PCI Express is fast in both directions. Suddenly, the GPU is a coprocessor that happens to have a monitor attached, and things become much, much more interesting. Apple can accelerate much more of Quartz et al if they can lean on the GPU to do work.

PCI Express also provides for hot-plug functionality, and it works over cables. So plugging in a new GPU in future might not be more difficult than plugging in a new FireWire device.

Apple would have to be crazy to not get on this train, and the sooner the better. The parts are coming soon - in fact, I'm guessing that they're the real reason for the holdup.

good points, as always.

i think some of the less obvious possibilities of PCIe might be the truly exciting stuff. think about what happens to the e/iMacs if you can externalize the GFX cards? portables?

heat issues subside, power can be either integrated or external, expansion is easier, and the possibility of parallel GFX cards?

Maybe the AIO's ship with relatively low end GFX onboard, but with a simple, standardized external expansion option (think of it like a small external firewire drive).

and with high duplex bandwidth, maybe the external cards can be linked together, with the one connected to a display acting as the master. all of a sudden, extra GFX performance becomes as simple as adding another card.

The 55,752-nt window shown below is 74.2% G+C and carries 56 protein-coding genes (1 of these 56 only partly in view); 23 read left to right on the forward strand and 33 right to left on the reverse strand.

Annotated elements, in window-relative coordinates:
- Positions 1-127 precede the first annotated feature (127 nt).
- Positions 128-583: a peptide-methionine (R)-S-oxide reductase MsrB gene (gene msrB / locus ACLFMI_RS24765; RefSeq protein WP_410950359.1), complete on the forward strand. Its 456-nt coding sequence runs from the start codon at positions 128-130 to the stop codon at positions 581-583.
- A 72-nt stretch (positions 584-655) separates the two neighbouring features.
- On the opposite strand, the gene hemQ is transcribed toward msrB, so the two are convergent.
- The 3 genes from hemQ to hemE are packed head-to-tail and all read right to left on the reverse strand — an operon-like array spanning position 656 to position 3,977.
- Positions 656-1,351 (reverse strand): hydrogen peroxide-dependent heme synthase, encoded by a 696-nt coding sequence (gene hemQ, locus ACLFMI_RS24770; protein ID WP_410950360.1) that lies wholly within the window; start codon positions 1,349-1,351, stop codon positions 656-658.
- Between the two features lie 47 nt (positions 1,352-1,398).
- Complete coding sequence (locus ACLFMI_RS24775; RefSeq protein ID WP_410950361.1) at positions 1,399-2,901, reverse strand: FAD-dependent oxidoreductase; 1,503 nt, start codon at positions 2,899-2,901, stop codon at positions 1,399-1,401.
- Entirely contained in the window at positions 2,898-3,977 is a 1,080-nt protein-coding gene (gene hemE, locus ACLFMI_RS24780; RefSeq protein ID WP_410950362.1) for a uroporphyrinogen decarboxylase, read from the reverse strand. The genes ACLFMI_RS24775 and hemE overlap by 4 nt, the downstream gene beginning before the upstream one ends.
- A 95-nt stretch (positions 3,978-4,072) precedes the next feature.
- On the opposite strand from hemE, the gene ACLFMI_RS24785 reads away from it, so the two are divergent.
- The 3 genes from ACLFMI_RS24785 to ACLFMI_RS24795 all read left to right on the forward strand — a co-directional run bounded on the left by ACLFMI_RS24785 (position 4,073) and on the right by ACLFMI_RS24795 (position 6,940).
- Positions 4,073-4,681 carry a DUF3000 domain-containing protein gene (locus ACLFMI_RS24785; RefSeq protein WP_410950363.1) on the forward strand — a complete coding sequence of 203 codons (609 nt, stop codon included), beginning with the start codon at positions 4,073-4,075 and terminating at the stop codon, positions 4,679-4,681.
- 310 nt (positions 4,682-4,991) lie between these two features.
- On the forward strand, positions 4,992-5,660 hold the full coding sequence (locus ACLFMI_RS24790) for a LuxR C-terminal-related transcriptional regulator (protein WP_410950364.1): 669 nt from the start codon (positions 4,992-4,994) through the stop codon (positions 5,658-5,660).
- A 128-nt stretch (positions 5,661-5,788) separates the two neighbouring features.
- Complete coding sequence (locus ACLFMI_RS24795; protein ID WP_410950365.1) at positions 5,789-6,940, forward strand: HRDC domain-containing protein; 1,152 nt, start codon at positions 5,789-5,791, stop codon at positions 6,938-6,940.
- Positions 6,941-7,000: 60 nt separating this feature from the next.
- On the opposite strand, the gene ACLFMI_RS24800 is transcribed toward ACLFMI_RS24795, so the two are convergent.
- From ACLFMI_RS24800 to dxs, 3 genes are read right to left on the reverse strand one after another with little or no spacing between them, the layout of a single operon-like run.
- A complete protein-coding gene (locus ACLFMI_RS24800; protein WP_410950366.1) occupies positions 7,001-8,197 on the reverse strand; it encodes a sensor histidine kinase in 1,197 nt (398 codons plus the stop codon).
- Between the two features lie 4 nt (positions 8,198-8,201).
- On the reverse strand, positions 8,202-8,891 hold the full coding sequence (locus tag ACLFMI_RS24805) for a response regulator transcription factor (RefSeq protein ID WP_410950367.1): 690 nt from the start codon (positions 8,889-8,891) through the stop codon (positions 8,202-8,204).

i'm sure there are all sorts of technical issues to be addressed, and maybe none of this ever happens, but with the problems ATI and nVidia have had with heat and process revisions, you gotta wonder what might be coming...
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post #6 of 14
One more thing: Apple's motherboard architecture uses HyperTransport. The latest version of that standard includes a bridge to PCI Express. They're architecturally very similar.

Can you say no-brainer?
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post #7 of 14
I'm happy for you guy's, but I still don't like the cards. I hope nVidia has something in the works for us. \
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post #8 of 14
Quote:
Originally posted by concentricity
good points, as always.

i think some of the less obvious possibilities of PCIe might be the truly exciting stuff. think about what happens to the e/iMacs if you can externalize the GFX cards? portables?